May 9 (Bloomberg) -- LightSquared Inc.’s plan to exit bankruptcy, designed by controlling shareholder Philip Falcone, was thrown out by a judge who called it a “shell game” that was unfair to the wireless-broadband company’s one-time suitor, Dish Network Corp. Chairman and co-founder Charles Ergen.
LightSquared had sought to put Ergen’s $1 billion debt claim behind those of other creditors as it reorganized with $2.5 billion in financing backed by Fortress Investment Group LLC, JPMorgan Chase & Co. and Melody Capital Advisors LLC, leaving Falcone with an equity stake in a new company.
U.S. Bankruptcy Judge Shelley Chapman in Manhattan, while faulting how Ergen acquired his claim, yesterday called the proposal “a sophisticated shell game that moves debt and cash up and down the capital structure.” She gave the parties until May 27 to develop a new plan before she imposes a mediator.
The decision is a setback to Falcone’s goal of getting Reston, Virginia-based LightSquared back on its feet. The company sought bankruptcy protection in 2012 after the Federal Communications Commission blocked its service, saying it might interfere with global positioning system navigation equipment. It still doesn’t have U.S. approval to use its airwaves.
The company accused billionaire Ergen, 61, of secretly snapping up its debt to hijack the reorganization and get its wireless spectrum at a discount.
U.S. pay-TV growth has peaked as people spend more time watching online video, leaving Englewood, Colorado-based Dish searching for new revenue sources. LightSquared, whose airwaves could be used to support growing mobile-phone use, is like “unbuilt beachfront property that has yet to be put to its highest and best use,” Chapman said yesterday.
Ergen had offered to pay $2.22 billion for the airwaves, only to withdraw the bid just before an auction, citing a technical issue. Falcone, 51, accused Ergen of trying to game the bankruptcy process to get a lower price and of secretly buying debt that LightSquared rivals weren’t permitted to own.
Dish is probably no longer interested in the company, said Tim Farrar, founder of Telecom, Media & Finance Associates Inc., a Menlo Park, California-based research firm. “Dish has got much bigger things on its plate, and it’s highly unlikely it’s going to step back into the fray,” he said.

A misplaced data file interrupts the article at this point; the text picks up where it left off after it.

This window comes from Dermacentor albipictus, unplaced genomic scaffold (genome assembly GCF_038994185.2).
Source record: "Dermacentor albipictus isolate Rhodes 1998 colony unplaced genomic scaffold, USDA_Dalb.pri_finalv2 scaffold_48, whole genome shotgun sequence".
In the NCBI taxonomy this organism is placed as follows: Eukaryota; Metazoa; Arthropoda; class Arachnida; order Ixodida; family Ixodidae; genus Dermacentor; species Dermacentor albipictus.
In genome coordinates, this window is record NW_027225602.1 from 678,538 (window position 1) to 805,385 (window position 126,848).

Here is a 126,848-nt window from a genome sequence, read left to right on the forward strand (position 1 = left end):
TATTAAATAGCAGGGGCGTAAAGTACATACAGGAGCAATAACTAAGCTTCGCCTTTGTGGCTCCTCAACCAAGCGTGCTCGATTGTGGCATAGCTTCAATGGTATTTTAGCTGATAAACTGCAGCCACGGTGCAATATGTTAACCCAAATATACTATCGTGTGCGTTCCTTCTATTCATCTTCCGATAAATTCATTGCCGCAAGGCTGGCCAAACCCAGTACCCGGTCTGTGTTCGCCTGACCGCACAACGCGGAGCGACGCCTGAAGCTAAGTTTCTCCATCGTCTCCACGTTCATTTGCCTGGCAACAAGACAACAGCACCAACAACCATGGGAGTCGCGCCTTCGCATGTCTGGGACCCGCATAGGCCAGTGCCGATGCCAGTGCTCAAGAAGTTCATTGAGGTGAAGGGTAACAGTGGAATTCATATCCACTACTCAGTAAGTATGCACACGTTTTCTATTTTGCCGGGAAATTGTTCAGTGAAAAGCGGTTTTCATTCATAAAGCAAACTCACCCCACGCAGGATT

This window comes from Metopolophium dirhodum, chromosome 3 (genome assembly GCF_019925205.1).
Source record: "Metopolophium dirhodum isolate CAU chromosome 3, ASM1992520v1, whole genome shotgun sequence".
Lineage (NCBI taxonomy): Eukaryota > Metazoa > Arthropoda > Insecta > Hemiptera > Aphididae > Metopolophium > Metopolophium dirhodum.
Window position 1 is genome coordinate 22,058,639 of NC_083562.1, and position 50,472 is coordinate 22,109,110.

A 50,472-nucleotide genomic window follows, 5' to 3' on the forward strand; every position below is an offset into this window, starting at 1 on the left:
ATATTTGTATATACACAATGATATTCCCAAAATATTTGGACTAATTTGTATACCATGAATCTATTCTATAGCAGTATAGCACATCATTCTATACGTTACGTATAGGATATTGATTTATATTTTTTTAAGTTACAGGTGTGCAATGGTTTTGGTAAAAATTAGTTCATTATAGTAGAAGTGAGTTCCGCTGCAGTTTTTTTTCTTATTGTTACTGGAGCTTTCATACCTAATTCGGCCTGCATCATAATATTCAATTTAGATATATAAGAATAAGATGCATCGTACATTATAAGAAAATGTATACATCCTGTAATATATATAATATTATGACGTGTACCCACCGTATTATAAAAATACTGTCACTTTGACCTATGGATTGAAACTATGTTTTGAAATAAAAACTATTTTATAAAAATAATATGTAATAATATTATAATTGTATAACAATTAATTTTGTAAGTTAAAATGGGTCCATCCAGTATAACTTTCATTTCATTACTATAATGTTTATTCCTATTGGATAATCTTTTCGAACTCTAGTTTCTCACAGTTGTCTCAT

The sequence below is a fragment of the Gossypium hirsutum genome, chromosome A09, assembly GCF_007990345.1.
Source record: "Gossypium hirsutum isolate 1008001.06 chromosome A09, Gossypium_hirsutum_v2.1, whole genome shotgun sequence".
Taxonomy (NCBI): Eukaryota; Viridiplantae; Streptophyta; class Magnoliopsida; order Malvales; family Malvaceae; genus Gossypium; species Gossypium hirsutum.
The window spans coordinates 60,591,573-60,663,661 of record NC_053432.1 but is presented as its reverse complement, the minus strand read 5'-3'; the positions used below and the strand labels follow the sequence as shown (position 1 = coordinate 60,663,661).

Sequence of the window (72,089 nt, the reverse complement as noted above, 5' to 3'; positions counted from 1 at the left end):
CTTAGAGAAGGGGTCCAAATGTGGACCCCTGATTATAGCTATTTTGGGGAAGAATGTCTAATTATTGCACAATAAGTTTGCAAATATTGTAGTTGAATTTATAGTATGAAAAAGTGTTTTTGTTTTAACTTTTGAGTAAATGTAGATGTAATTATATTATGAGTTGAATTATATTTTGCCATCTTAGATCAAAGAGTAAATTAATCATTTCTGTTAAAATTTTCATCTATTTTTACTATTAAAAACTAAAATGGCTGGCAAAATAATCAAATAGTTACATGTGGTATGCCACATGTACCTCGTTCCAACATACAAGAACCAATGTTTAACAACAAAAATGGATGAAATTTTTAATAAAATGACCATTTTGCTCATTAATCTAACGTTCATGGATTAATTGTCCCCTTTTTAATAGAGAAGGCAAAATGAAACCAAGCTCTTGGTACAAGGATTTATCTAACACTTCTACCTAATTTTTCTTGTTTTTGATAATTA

Ergen last year also offered to buy wireless provider Sprint Corp., only to be outbid by SoftBank Corp. If regulators decide to block a merger of Sprint and T-Mobile US Inc., “then T-Mobile would have strategic interest to us,” Ergen said yesterday on a conference call to discuss first-quarter earnings.
While the judge faulted Falcone’s treatment of Ergen, she also said the Dish chairman’s behavior warranted marginalizing his $1 billion claim.
Chapman said Ergen concealed his identity in buying LightSquared debt and wasn’t credible when he blamed the technical issue for the dropped airwave offer. Ergen’s claim will be put behind those of other creditors on terms to be determined later, she said.
Still, Ergen won’t face damages because of “inaction and delay” in confronting him on the part of LightSquared and Falcone’s investment fund Harbinger Capital Partners LLC, according to Chapman.
“Ergen and Falcone did some fancy footwork but didn’t fool the judge,” Erik Gordon, a professor at the University of Michigan’s business and law schools, said in an e-mail. “Two bad eggs and a crummy recipe don’t make an omelet.”
LightSquared had proposed repaying Ergen’s debt with a seven-year note or disallowing it entirely. At best, he said, his claim would come behind $2.2 billion or even $3.2 billion in other debt, and neither option complied with bankruptcy law.
“We are pleased that the court agreed that a plan premised on unfair discrimination could not go forward,” Rachel Strickland, a lawyer for Ergen, said in a statement. “As the largest creditor, Mr. Ergen remains optimistic that a constructive path can be achieved to bring LightSquared out of bankruptcy and enable it to continue as a going concern.”
Matthew Barr, an attorney for LightSquared, and David Friedman, Harbinger’s lawyer, didn’t immediately respond to calls seeking comment on yesterday’s ruling.
The proposal, designed to “bootstrap” other lenders ahead of Ergen under Falcone’s guidance, also included valuations of the company that weren’t supportable, the judge said.
LightSquared listed assets of $4.48 billion and debt of $2.29 billion in its Chapter 11 filing. The proposed plan valued the company at $7.7 billion.
“The question now is, if you use lower valuation, whether there’s anything left over for Harbinger,” Farrar said. “I strongly suspect that in two weeks’ time, they’ll be going to mediation, I’d be very surprised if there’s any room for agreement.”
The case is In re LightSquared Inc., 12-bk-12080, U.S. Bankruptcy Court, Southern District of New York (Manhattan).
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